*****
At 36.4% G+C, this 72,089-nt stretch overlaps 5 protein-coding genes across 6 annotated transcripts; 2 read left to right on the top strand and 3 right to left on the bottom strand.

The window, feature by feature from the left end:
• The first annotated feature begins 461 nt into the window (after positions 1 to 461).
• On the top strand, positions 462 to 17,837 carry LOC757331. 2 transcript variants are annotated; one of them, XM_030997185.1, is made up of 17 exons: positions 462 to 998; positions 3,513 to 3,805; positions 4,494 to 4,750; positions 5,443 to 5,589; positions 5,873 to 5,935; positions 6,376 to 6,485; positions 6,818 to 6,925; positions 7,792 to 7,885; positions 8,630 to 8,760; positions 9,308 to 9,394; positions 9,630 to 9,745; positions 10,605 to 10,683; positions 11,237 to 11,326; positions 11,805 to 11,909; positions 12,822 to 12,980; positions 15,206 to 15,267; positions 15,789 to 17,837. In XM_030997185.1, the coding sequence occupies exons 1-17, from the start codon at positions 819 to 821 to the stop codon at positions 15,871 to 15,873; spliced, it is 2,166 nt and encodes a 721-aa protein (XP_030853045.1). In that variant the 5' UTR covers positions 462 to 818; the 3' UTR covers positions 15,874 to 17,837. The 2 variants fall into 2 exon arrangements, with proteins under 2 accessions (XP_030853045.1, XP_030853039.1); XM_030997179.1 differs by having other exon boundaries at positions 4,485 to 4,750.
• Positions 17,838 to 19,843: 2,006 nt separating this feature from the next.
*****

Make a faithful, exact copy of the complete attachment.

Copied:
At 36.4% G+C, this 72,089-nt stretch overlaps 5 protein-coding genes across 6 annotated transcripts; 2 read left to right on the top strand and 3 right to left on the bottom strand.

The window, feature by feature from the left end:
• The first annotated feature begins 461 nt into the window (after positions 1 to 461).
• On the top strand, positions 462 to 17,837 carry LOC757331. 2 transcript variants are annotated; one of them, XM_030997185.1, is made up of 17 exons: positions 462 to 998; positions 3,513 to 3,805; positions 4,494 to 4,750; positions 5,443 to 5,589; positions 5,873 to 5,935; positions 6,376 to 6,485; positions 6,818 to 6,925; positions 7,792 to 7,885; positions 8,630 to 8,760; positions 9,308 to 9,394; positions 9,630 to 9,745; positions 10,605 to 10,683; positions 11,237 to 11,326; positions 11,805 to 11,909; positions 12,822 to 12,980; positions 15,206 to 15,267; positions 15,789 to 17,837. In XM_030997185.1, the coding sequence occupies exons 1-17, from the start codon at positions 819 to 821 to the stop codon at positions 15,871 to 15,873; spliced, it is 2,166 nt and encodes a 721-aa protein (XP_030853045.1). In that variant the 5' UTR covers positions 462 to 818; the 3' UTR covers positions 15,874 to 17,837. The 2 variants fall into 2 exon arrangements, with proteins under 2 accessions (XP_030853045.1, XP_030853039.1); XM_030997179.1 differs by having other exon boundaries at positions 4,485 to 4,750.
• Positions 17,838 to 19,843: 2,006 nt separating this feature from the next.